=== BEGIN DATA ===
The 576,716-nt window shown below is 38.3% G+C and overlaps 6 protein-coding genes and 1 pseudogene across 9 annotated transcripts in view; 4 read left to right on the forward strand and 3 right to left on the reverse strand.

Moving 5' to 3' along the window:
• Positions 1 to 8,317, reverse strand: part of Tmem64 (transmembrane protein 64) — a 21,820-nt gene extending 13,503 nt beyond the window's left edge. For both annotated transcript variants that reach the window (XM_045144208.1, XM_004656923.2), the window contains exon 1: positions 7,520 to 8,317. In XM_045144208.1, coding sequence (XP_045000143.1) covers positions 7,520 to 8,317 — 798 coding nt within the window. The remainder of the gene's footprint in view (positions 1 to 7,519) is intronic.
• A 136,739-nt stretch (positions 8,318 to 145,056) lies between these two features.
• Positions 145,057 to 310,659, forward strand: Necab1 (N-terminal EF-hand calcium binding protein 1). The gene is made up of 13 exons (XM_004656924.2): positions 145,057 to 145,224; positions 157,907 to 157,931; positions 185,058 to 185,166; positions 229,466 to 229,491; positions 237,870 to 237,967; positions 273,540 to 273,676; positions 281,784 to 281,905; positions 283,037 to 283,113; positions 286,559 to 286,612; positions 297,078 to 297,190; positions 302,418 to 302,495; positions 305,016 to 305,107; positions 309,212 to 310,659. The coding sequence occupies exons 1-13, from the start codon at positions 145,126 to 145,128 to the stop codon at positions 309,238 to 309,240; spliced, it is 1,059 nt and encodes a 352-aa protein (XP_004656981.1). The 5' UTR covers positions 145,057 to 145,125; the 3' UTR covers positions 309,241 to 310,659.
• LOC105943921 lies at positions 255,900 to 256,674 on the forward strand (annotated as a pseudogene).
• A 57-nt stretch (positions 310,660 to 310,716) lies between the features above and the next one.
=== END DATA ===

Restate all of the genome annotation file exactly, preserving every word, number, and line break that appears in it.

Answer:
The 576,716-nt window shown below is 38.3% G+C and overlaps 6 protein-coding genes and 1 pseudogene across 9 annotated transcripts in view; 4 read left to right on the forward strand and 3 right to left on the reverse strand.

Moving 5' to 3' along the window:
• Positions 1 to 8,317, reverse strand: part of Tmem64 (transmembrane protein 64) — a 21,820-nt gene extending 13,503 nt beyond the window's left edge. For both annotated transcript variants that reach the window (XM_045144208.1, XM_004656923.2), the window contains exon 1: positions 7,520 to 8,317. In XM_045144208.1, coding sequence (XP_045000143.1) covers positions 7,520 to 8,317 — 798 coding nt within the window. The remainder of the gene's footprint in view (positions 1 to 7,519) is intronic.
• A 136,739-nt stretch (positions 8,318 to 145,056) lies between these two features.
• Positions 145,057 to 310,659, forward strand: Necab1 (N-terminal EF-hand calcium binding protein 1). The gene is made up of 13 exons (XM_004656924.2): positions 145,057 to 145,224; positions 157,907 to 157,931; positions 185,058 to 185,166; positions 229,466 to 229,491; positions 237,870 to 237,967; positions 273,540 to 273,676; positions 281,784 to 281,905; positions 283,037 to 283,113; positions 286,559 to 286,612; positions 297,078 to 297,190; positions 302,418 to 302,495; positions 305,016 to 305,107; positions 309,212 to 310,659. The coding sequence occupies exons 1-13, from the start codon at positions 145,126 to 145,128 to the stop codon at positions 309,238 to 309,240; spliced, it is 1,059 nt and encodes a 352-aa protein (XP_004656981.1). The 5' UTR covers positions 145,057 to 145,125; the 3' UTR covers positions 309,241 to 310,659.
• LOC105943921 lies at positions 255,900 to 256,674 on the forward strand (annotated as a pseudogene).
• A 57-nt stretch (positions 310,660 to 310,716) lies between the features above and the next one.